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My stock exhaust is looking like shit on my grand am cause i didn't worry about it...i'm trying to sell it so i'd like to shine them up...I read in Superstreet a while back to use WD-40...anybody ever hear this...i did use it on my rims and they look great and are staying clean longer. But when i used it on the exhaust tips it didn't seem to help...any advise on what to do???
 

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How dirty are they? My Grand-Am's pipes never really had a bright shine to them... All I ever did was wipe'em with a sponge when washing it. Maybe some sort of kitchen cleaning spray would work? That stuff seems all purpose, and doesn't harm metallic finishes - It may get off the carbon stains.

Just a guess - I need to find something too, as the exahaust on the RSX is turning pitch black.

... Actually, I just found this on a site for Motorcycle owners - It seems to be what I was thinking to try:

A cleaning tip for the downpipes from Erik...

Erik says: "Here's a cleaning tip to get the exhaust pipes clean
and looking as they were when you get your brand new Hornet.
You can use a cleaning product for glass ceramic kitchen
appliances made by 3M (Scotch Brite) or similar.
It removes the black spots, and the brown colour they go after
months of riding.
!However! Be careful - DO NOT use it on plastic or painted parts,
it is quite agressive."


Good luck :thumbsup:
 

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m0o0o0o000?
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to get that black crap off the exaust pipe i just use some rubbing alcohol and it just wipes right off.
 

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WD-40 is the most versitle shit I've ever used. That stuff cleans anything off a metal surface! I used to use it on chrome fixings on my paintball guns and ceramic barrels. It's beautiful! I bet it'll work well on the chrome tailpipe on polishing it.
 

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Here is a quick fact... The name "WD-40" stands for Water Displacement - 40th attempt". It took the scientist 40 tires before he came up with a mixture that would displace water. I think I read that at http://www.wd40.com/ .

Enjoy :)
 

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I could not resist looking it up a again LOL!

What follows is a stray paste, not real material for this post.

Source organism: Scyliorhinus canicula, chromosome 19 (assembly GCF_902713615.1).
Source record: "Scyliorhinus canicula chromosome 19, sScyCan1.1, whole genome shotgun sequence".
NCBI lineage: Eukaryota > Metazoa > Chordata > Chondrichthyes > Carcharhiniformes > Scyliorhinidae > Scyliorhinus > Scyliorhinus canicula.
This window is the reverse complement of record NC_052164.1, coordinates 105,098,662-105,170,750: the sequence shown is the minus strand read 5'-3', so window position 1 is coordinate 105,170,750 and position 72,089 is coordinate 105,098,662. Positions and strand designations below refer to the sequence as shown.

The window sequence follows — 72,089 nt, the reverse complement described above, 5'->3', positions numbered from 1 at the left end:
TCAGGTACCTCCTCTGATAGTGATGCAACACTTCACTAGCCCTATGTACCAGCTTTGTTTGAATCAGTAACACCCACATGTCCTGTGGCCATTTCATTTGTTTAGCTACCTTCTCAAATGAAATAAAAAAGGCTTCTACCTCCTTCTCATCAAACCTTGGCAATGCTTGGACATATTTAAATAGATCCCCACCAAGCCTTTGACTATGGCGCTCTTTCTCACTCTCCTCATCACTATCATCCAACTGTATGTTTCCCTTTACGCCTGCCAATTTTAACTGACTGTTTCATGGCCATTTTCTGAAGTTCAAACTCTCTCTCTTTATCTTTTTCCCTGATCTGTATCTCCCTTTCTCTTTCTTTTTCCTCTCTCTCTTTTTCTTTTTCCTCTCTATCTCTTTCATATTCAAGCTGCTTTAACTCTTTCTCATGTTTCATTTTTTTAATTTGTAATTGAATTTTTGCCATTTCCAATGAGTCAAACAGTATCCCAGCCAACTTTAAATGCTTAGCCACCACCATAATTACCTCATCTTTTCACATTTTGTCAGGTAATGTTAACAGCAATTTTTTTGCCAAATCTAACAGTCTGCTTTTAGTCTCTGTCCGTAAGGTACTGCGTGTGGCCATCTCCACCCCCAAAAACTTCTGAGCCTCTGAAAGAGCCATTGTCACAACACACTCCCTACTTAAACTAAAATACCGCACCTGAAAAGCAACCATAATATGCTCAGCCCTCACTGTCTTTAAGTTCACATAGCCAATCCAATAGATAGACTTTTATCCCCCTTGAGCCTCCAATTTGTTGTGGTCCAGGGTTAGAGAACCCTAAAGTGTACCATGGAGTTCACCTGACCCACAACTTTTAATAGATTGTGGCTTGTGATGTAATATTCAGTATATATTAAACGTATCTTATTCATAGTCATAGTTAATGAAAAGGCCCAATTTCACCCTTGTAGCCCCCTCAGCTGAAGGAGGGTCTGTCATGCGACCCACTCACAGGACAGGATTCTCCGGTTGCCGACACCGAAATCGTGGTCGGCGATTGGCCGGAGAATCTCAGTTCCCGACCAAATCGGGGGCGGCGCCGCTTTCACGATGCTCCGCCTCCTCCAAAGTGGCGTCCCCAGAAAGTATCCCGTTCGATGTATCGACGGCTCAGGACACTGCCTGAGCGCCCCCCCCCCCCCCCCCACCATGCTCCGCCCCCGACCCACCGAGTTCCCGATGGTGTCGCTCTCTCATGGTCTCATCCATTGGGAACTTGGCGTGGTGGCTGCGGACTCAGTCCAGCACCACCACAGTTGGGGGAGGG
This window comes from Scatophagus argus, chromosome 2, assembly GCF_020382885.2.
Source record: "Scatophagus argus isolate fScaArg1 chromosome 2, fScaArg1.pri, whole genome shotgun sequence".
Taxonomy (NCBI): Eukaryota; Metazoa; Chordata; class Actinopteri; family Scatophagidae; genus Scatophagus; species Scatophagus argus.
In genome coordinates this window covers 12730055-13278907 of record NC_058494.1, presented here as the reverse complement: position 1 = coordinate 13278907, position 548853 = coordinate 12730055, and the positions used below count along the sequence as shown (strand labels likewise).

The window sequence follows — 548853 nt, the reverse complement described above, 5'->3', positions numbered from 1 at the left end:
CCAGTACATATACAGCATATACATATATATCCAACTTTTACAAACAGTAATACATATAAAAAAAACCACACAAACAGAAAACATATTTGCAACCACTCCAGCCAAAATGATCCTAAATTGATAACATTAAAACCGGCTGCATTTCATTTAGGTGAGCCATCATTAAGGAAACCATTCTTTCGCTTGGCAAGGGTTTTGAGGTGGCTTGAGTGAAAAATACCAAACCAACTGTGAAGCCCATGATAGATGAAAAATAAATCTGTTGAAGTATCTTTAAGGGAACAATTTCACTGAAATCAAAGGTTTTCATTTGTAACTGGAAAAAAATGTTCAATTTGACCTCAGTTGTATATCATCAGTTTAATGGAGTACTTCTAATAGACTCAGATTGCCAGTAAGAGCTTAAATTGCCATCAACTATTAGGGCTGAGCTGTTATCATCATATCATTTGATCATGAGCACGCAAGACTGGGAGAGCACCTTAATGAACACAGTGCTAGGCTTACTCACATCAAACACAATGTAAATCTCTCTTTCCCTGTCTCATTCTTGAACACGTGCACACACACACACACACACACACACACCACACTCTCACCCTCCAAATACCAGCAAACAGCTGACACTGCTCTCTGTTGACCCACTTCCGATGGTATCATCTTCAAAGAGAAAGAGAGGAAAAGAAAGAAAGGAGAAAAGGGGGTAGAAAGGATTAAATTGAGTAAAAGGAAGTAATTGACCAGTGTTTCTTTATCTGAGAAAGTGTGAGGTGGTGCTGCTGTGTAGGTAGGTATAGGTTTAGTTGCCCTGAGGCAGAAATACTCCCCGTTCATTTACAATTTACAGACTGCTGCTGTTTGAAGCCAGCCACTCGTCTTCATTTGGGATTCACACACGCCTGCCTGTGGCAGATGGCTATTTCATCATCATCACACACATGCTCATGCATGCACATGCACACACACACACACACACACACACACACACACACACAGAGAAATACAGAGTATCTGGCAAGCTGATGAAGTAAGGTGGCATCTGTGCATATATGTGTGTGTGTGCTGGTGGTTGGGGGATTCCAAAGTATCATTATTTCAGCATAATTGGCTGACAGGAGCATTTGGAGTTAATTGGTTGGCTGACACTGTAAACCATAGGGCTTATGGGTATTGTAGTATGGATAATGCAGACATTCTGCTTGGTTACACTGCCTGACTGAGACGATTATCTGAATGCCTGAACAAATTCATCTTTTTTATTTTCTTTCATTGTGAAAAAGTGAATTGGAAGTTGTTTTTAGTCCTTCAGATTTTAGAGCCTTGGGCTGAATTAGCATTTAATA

In 1953, a fledgling company called Rocket Chemical Company and its staff of three set out to create a line of rust-prevention solvents and degreasers for use in the aerospace industry, in a small lab in San Diego, California.

It took them 40 attempts to get the water displacing formula worked out. But they must have been really good, because the original secret formula for WD-40—which stands for Water Displacement perfected on the 40th try—is still in use today.

I remember reading that over a year ago. CRAZY!

http://www.wd40.com/AboutUs/our_history.html
 

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Here is a another fact from their FAQ....

What surfaces or materials are OK to use WD-40 on?
WD-40 can be used on just about everything. It is safe for metal, rubber, wood and plastic. WD-40 can be applied to painted metal surfaces without harming the paint. Polycarbonate and clear polystyrene plastic are among the few surfaces on which to avoid using a petroleum-based product like WD-40.

http://www.wd40.com/Brands/wd40_faqs.html
 

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Golly. And I thought WD-40 was purely a lubricant. I will feel cool doing other things with it in front of my friends where they say "what the hell are you doing?" and then I reply with what it stands for and all of its many uses. Damn, softening leather baseball gloves? Sheesh.
 

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m0o0o0o000?
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wd-40 is one of the most crappiest lubes ive ever used. even that silicone spray stuff works better.
 

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I thought the same thing - I would use it to de-squeek my chair but it returns every few eeks. But now I know why, its because its not a full lubricant - it was really a watter repellant multi purprose tool.
 
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